Wellmore Mobile Crisis Still available for face to face visits during pandemic spike
State DCF extends virtual services as pandemic rages
BY LANCE REYNOLDS REPUBLICAN-AMERICAN
January 8, 2022
Vannessa Dorantes, the state commissioner of children and families, credits early detection of breast cancer for saving her life. Dorantes shared her personal story Wednesday during a news conference on the importance of early detection screenings and breast health education as part of Breast Cancer Awareness Month. Paul Hughes/Republican-American
WATERBURY — The state Department of Children and Families is letting providers offer virtual services to protect the safety of families and employees against the continued high COVID-19 infection rates through at least the end of this week.
It’s a shift back to how DCF operated during the early stages of the pandemic, with providers determining whether virtual services are the best way to support families without needing additional approval from the department.
While widespread vaccinations and a deeper understanding of the virus are helping support DCF to meet family needs, challenges remain, Commissioner Vannessa Dorantes told the Sunday Republican.
DCF is continuing to complete its mission critical work essential to its operation, including safety assessments to determine when face-to-face services are needed, Dorantes said. Congregate care and mobile crisis programs are expected to continue full in-person services and accept new referrals, she wrote last week in a letter to the department’s contracted providers.
“Over the last 22 months, we have had to pivot, be flexible and adjust to meet not only the needs of our workforce, but of course, the kids and families that we serve every day,” Dorantes said. “This has been a tremendously taxing time for our kids and families, but at the same time, we have that parallel with our workforce.”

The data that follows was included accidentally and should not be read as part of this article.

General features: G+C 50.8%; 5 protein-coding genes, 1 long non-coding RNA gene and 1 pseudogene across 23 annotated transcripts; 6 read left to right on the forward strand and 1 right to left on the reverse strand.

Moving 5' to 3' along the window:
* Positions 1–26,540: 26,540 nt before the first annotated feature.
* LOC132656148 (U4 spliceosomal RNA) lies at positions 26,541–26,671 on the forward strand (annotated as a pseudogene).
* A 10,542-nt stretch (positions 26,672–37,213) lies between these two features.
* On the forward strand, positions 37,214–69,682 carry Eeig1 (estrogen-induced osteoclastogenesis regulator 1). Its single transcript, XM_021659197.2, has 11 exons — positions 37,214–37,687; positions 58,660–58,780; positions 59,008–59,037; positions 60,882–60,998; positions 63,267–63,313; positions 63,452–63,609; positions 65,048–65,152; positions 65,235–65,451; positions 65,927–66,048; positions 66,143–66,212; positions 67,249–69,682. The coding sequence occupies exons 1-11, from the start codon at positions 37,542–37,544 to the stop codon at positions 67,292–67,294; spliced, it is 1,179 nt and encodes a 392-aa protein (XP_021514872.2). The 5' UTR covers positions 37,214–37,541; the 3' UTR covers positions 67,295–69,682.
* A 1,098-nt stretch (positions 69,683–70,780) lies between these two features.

From May 2021 through the end of last year, DCF served families fully in-person, Deputy Commissioner Michael Williams said. As daily virus positivity rates started rapidly increasing last month due to the highly transmissible omicron variant, he said it became a challenge to safely meet family needs.
“Continuing the in-person (services) was really creating a health risk for our social workers, for those families, for those children who had been removed from their families and put into foster care,” he said. “Foster parents may say they’re not comfortable with (providers) coming in when things are going as high as they’re going.”
Wellmore Behavioral Health, which serves 43 municipalities in western Connecticut and has offices in Waterbury, Torrington and Danbury, is pushing forward with in-person services in the safest manner possible, said Rosa Baldino, project coordinator for mobile crisis intervention services.
Wellmore is providing its 30 clinicians, part of its mobile crisis division, with personal protective equipment, including KN95 masks and face shields to meet families where they live, Baldino said. Getting a child in crisis to speak virtually proved a challenge for clinicians at the beginning of the pandemic, she said.
“It is very rare that we will do telehealth,” she said. “With the guidance from DCF, obviously that’s always on the back of their mind because if a family (has a positive case), there are certain screening questions that we have that we can’t risk that exposure to staff, but that’s very low right now.”
More than 90% of calls are responded to in-person, said Kristin Pracitto, Wellmore’s vice president of children’s services. Her company receives about 60 calls per week covering the entire 43-municipality region.
Wellmore’s mobile crisis workers are being dispatched from home, Pracitto said.
“In many situations, dispatching from someone’s home puts them closer to a family’s home than if they were in the office,” she said.